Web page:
Two things seem to be on life support in Montana: the futile Livingstone/Zinke gubernatorial campaign and a functioning political press.
It’s apparent that Neil Livingstone has no intention to seriously contest Rick Hill’s bid for the Republican nomination. He hasn’t updated his campaign web page since August, has had few public events, and worst of all, hasn’t provided an updated weekly recipe for 101 days.
At this point, it seems far more likely that the Fox News analyst was doing what many suspected, getting his name out in the public’s mind before an attempted bid for Max Baucus’s Senate seat in 2014.
That strategy seems to have both succeeded and failed for Livingstone. It’s failed, because the press in Montana hasn’t covered his campaign at all, even when he tried to shake down the Qaddafi government in Libya for ten million dollars, quite possibly in violation of U.S. law.
Montana’s political press? Entirely disinterested to learn that a GOP candidate for governor sought financial gain from a foreign dictator engaged in conflict with American forces. It’s been a week since the New York Times first broke the story, and not a word has been printed in Montana newspapers about the issue.
The Kansas City Star thought it mattered:
Among those in the group was Neil C. Livingstone, a terrorism consultant at the Washington-based international consulting firm Executive Action LLC. A phone number listed on the website of Executive Action has been disconnected.
Livingstone told The New York Times that he’d heard one of Gadhafi’s sons, Seif al-Islam el-Gadhafi, was interested in more peaceful escape from Libya. Livingstone told the newspaper the group hoped to broker sanctuary for the Gadhafi family in an Arab-speaking country.
The Daily Mail cared about the issue:
Borgers’ letter offered the services of Neil C Livingstone, 65, a terrorism specialist, television commentator and author who moved back to his home state of Montana this year to run for governor, as well as Marty Martin, a former CIA department head, the Times reported.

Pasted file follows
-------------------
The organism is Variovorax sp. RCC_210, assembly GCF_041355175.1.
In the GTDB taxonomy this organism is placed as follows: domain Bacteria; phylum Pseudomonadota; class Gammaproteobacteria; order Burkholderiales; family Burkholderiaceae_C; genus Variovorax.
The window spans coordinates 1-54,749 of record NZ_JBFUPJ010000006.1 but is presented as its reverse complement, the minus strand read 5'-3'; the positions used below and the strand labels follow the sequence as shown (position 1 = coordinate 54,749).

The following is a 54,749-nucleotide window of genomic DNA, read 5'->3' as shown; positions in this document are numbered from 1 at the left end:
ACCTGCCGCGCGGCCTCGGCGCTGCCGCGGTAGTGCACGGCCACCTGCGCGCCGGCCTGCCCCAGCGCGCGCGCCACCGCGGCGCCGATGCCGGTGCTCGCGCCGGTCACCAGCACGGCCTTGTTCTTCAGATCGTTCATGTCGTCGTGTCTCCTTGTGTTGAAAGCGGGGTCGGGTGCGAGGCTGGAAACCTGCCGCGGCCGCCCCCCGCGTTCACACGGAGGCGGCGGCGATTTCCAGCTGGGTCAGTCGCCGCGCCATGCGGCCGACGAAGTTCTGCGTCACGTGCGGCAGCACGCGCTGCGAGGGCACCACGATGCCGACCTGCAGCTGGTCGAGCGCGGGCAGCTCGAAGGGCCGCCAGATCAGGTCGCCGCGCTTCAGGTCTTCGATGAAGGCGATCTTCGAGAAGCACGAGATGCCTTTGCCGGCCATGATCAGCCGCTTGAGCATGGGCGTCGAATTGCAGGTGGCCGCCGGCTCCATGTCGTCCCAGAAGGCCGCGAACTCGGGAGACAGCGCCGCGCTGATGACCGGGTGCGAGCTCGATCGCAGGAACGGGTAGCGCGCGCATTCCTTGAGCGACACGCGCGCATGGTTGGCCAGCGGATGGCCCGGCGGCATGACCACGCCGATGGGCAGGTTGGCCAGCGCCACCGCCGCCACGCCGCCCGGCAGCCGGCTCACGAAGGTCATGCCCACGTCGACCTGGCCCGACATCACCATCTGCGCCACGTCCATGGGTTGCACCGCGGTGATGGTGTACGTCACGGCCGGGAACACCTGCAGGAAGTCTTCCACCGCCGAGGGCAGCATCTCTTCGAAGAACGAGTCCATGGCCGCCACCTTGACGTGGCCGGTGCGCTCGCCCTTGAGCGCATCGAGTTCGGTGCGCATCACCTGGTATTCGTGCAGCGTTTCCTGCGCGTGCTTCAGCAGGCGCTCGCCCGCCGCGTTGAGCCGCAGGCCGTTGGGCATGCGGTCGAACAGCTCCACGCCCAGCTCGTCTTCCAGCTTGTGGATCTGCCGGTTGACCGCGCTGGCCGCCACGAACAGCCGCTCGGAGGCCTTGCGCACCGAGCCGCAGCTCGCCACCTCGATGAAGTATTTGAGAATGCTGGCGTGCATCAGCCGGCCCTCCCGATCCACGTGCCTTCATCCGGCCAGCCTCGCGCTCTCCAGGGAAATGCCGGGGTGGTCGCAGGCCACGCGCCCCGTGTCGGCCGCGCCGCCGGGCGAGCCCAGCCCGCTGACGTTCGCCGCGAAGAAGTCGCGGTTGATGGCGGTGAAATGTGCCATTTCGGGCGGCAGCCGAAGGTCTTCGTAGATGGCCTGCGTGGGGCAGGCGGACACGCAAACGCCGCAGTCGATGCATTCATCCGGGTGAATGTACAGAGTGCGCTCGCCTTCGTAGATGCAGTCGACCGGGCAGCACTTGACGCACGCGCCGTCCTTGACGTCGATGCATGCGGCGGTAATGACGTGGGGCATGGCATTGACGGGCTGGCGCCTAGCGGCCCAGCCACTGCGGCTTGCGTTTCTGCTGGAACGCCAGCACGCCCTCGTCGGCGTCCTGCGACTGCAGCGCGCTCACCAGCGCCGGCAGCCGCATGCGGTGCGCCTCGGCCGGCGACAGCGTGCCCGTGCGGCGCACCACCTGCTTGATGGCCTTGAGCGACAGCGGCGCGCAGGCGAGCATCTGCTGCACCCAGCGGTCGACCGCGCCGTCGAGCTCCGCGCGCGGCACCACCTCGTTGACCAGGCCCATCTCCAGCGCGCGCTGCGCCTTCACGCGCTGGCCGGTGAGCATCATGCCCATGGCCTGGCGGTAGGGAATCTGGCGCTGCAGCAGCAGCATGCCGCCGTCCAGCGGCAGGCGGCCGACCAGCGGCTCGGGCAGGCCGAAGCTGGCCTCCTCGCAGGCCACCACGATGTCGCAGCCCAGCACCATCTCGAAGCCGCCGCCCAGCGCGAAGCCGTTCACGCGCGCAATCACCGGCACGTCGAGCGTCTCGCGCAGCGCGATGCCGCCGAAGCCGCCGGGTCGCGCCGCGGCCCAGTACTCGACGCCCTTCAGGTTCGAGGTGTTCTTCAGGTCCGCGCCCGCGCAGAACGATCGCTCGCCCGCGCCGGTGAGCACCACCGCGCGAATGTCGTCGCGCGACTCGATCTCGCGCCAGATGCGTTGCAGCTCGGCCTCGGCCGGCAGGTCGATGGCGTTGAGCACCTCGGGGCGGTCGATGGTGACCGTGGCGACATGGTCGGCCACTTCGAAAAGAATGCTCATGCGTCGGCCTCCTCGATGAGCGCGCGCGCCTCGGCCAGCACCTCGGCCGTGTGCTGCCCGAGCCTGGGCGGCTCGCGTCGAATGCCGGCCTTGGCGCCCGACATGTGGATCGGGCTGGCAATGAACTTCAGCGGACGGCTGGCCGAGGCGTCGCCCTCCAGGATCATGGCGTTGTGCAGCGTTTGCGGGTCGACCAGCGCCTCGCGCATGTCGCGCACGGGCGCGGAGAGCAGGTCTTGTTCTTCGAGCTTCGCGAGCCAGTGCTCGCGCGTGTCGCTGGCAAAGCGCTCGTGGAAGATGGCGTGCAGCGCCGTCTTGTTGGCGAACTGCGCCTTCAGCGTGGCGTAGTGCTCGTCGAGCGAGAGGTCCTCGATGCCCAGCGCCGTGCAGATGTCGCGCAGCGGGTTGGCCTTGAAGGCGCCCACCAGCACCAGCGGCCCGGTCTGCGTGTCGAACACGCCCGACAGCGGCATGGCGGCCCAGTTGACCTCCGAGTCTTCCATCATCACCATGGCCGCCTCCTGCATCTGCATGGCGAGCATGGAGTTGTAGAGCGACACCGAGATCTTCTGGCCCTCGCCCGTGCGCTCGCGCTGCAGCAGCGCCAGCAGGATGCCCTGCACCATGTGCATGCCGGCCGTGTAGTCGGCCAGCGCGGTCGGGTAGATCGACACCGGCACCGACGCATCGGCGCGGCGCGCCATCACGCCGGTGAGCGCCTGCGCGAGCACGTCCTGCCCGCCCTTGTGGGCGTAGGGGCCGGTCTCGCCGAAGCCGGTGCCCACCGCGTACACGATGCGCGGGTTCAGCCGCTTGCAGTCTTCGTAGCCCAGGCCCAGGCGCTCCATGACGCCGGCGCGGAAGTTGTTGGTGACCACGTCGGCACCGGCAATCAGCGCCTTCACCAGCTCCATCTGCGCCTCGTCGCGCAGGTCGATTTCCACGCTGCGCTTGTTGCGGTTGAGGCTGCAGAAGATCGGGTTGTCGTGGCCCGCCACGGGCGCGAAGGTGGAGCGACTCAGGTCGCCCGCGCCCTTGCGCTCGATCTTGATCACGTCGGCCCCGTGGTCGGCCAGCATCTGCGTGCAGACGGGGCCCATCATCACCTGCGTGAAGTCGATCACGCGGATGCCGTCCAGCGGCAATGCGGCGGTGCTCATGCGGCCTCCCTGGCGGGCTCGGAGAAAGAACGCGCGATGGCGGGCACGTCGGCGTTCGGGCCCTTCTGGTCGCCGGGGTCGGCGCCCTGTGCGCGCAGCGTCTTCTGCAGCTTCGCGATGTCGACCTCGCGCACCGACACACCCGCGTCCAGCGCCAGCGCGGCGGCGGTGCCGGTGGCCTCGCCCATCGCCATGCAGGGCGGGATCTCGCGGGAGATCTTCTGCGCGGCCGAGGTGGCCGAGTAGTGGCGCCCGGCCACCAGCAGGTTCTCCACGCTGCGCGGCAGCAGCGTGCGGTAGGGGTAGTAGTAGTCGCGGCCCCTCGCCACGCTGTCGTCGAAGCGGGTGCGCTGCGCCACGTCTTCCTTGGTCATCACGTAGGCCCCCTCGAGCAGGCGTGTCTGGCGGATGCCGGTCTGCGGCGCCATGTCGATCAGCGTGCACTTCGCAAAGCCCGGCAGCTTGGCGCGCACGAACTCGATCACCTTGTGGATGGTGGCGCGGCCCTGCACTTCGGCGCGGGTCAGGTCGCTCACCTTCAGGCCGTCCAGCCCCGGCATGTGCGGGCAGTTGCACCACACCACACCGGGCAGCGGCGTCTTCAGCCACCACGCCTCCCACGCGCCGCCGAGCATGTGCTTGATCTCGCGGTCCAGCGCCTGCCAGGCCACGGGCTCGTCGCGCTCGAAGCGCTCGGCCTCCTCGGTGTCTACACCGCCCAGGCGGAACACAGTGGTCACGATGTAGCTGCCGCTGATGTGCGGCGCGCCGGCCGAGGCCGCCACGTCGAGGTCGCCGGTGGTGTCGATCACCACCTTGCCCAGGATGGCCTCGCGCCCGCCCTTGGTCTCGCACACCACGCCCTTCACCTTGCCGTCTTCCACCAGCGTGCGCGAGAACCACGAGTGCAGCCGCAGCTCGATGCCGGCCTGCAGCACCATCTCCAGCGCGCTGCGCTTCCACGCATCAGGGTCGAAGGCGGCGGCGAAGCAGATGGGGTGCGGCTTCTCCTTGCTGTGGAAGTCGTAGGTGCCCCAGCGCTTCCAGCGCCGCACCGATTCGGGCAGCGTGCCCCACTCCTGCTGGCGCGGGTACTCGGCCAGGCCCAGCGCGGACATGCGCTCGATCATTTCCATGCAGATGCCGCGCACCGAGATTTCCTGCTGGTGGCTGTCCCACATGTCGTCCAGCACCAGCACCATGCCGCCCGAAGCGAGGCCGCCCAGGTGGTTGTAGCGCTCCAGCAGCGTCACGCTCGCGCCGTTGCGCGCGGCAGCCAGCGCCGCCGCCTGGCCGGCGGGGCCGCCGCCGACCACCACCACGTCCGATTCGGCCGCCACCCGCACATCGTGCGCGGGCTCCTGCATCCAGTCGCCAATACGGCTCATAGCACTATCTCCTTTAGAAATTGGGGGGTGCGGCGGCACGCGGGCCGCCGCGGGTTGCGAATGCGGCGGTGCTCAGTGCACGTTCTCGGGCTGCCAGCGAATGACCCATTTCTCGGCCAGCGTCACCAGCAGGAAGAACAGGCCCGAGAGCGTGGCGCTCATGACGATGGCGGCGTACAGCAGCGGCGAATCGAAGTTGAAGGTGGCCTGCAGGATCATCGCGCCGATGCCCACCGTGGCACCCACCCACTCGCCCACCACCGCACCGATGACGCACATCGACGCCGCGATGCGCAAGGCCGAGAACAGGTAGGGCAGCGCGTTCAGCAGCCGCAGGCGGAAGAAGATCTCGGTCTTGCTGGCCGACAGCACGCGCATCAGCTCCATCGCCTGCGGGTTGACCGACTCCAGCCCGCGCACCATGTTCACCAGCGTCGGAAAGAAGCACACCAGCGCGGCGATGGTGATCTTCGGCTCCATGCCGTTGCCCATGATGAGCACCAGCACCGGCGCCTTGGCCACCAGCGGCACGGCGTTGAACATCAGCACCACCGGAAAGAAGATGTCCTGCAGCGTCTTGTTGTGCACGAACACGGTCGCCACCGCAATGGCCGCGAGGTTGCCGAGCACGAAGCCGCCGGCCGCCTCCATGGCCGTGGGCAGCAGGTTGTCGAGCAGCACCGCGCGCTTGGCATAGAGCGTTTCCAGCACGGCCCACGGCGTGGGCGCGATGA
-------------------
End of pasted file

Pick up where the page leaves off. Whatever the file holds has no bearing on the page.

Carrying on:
Also on board were Neil S. Alpert, who had worked for the Republican National Committee and the American Israel Public Affairs Committee, and Randell K. Wood, a Kansas City lawyer who has represented Libyan organisations for decades.
The embarrassingly gratifying letter said: ‘Our group of Libyan sympathisers is extremely worried about this and we would like to help to block the actions of your international enemies and to support a normal working relationship with the United States Government.’
The Huffington Post reported on the story:
Former Sen. George Lemieux (R-Fla.) hosted a fundraiser this spring for a terrorism expert seeking a $10 million contract with Col. Muammar Gaddafi’s government during the final months of the dictator’s bloody dictatorship of Libya.
The consultant, Dr. Neil Livingstone, a Republican gubernatorial candidate in Montana, spent 30 years in Washington’s lobbying and intelligence industries.
So, I’ll close with this general journalistic tip: if the New York Times and dozens of other media outlets are reporting about a scandal involving a political candidate in Montana, someone should probably write about it back home.